Wisconsin Wetlands Association (WWA) is committed to helping landowners understand, appreciate, and manage their wetlands. This is important because, in Wisconsin, about 75% of the 5 million wetland acres that remain are privately owned. The stewardship of Wisconsin’s wetlands depends greatly on private landowners like Marilyn Houck who take the initiative to learn and work toward a healthier wetland landscape.

At Fancy Creek, channelization has resulted in a ditch corridor with flashy flows, erosion, non-point source pollution, and concerns about declining fish & wildlife habitat. Resulting floodplain disconnection has also disrupted flows to adjacent wetlands, reducing water storage functions.

The problems and solutions to situations like the one in Fancy Creek are complex and require more than any one landowner, organization, or agency can offer. This is why collaborating with partners is essential to expand the base of knowledge, grow interest, and obtain commitments to work toward restoration.

A group of people gathered in a loose circle among tall grasses or sedges at the top of the high banks along Fancy Creek's ditched portion.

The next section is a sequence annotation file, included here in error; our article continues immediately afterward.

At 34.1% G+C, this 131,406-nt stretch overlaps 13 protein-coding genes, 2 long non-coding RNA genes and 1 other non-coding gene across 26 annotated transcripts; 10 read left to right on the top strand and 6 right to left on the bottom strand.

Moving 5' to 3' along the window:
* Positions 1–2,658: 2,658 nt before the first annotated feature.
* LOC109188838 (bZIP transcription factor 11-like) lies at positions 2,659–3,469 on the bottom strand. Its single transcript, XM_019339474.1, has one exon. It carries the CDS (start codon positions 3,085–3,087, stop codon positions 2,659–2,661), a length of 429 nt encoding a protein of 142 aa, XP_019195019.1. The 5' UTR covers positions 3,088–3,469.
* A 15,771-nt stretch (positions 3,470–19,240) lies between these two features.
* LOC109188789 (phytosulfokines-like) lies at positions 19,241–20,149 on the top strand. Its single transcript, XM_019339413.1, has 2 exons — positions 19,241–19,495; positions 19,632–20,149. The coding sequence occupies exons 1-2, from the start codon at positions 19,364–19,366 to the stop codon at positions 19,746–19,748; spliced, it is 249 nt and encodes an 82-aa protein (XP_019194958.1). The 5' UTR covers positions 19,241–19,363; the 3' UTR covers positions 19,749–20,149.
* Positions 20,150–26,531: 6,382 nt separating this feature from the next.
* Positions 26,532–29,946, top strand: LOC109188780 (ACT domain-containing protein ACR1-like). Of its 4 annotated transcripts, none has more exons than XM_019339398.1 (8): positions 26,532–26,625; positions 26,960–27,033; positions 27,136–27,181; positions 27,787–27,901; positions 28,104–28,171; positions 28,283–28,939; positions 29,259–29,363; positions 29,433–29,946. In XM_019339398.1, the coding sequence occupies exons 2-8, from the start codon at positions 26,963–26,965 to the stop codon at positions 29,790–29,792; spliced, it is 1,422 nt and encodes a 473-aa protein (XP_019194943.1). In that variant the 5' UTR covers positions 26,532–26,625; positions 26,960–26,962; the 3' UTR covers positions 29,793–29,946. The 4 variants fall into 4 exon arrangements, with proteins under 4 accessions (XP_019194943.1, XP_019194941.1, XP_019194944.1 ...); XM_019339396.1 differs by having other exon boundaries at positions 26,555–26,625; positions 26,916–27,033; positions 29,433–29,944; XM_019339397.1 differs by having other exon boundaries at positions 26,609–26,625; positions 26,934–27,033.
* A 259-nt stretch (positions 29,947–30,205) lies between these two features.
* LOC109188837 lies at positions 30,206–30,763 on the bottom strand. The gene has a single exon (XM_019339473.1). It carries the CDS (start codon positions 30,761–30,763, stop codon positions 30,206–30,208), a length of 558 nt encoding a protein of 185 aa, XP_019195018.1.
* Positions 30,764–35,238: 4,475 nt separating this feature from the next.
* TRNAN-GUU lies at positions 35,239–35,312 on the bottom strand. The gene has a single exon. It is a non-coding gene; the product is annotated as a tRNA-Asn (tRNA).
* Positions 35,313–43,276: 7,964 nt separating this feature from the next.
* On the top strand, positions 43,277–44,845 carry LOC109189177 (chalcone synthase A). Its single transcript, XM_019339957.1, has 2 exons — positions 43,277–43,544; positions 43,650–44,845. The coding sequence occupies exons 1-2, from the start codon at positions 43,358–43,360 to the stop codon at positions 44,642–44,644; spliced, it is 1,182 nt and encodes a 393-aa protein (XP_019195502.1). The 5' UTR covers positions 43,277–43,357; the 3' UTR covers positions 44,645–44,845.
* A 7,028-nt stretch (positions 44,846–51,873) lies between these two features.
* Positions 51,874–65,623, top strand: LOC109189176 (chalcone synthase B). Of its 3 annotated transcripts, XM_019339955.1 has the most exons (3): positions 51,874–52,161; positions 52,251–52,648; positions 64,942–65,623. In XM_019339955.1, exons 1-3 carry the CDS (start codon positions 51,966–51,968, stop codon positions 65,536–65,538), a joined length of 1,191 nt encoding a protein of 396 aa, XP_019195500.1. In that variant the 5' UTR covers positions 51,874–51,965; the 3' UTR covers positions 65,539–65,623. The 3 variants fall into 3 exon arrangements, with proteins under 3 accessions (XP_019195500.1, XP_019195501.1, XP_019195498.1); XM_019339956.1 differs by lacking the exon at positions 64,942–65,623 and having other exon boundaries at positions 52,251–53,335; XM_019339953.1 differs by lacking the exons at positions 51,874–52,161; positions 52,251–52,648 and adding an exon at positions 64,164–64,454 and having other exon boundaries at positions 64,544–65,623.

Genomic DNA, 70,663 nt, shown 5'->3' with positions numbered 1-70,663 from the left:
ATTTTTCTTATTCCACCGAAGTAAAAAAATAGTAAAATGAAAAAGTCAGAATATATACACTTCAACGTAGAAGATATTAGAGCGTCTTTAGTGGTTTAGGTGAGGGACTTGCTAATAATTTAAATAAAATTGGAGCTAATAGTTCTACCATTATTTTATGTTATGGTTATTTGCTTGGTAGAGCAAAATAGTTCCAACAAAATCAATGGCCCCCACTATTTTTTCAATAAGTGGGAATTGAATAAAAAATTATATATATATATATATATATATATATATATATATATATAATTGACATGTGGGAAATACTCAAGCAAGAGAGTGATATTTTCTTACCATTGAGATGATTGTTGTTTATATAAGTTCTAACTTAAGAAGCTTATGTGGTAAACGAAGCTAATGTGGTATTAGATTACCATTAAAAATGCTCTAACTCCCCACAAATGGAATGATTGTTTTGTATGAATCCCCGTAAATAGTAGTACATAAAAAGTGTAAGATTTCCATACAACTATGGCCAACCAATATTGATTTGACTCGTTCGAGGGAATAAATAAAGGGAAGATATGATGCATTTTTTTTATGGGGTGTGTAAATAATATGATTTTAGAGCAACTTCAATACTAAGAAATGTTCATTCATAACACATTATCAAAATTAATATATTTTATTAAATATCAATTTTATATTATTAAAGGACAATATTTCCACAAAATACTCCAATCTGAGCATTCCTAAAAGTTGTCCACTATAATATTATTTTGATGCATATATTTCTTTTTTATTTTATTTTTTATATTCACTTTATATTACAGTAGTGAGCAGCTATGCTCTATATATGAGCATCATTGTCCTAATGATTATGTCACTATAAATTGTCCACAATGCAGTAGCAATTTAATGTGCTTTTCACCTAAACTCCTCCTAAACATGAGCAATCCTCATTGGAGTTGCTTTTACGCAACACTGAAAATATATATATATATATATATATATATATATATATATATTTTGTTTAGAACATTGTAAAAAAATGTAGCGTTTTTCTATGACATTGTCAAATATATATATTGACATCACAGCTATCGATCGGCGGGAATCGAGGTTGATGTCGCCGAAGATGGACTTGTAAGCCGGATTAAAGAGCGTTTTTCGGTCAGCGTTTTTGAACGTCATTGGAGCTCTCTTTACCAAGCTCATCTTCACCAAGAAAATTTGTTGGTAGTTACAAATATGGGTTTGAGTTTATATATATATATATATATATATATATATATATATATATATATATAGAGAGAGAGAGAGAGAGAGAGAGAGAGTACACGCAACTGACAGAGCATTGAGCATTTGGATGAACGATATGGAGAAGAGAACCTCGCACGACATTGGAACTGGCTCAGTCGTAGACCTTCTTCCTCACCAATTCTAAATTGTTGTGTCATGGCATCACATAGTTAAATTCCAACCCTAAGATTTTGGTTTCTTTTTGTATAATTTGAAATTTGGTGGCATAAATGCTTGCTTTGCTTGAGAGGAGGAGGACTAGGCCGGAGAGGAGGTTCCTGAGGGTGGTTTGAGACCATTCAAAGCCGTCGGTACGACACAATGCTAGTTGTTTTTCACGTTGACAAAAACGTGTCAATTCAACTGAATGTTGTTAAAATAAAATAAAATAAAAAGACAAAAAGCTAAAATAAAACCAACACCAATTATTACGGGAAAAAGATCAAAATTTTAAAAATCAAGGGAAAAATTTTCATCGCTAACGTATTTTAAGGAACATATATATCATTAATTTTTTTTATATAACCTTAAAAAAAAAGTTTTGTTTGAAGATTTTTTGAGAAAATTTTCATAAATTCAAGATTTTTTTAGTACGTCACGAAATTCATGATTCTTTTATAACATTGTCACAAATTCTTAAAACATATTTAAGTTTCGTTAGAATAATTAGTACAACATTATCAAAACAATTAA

WWA has led multiple field visits to Marilyn’s property to show partners the ditch, floodplain, and historic channel. Photo by Jennifer Western Hauser.

The thread of collaboration runs strong at Fancy Creek. Field visits that WWA facilitated early on helped share first-hand understanding of the degraded conditions and resulting problems at Fancy Creek. More important, the field visits allowed a diverse audience to envision benefits that could result from restoration work. Fancy Creek discussions now are led by the Southwest Wisconsin Regional Planning Commission, who is a vital partner in facilitating this project.

Fancy Creek is truly a community-led effort that began with Marilyn Houck and now extends to a wide array of town, municipal, and county government offices, state programs, federal agencies, conservation organizations, and even the Headwaters Program at the University of Wisconsin Madison and Department of Civil and Environmental Engineering at the University of Wisconsin Platteville.

With all this exciting work happening only in the last year, WWA is eager to continue helping build the collaboration and encourage conversations around what lies next for Fancy Creek.

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Landowner Marilyn Houck steers her utility vehicle while pointing to something in the distance as her dogs ride in the seats around her.

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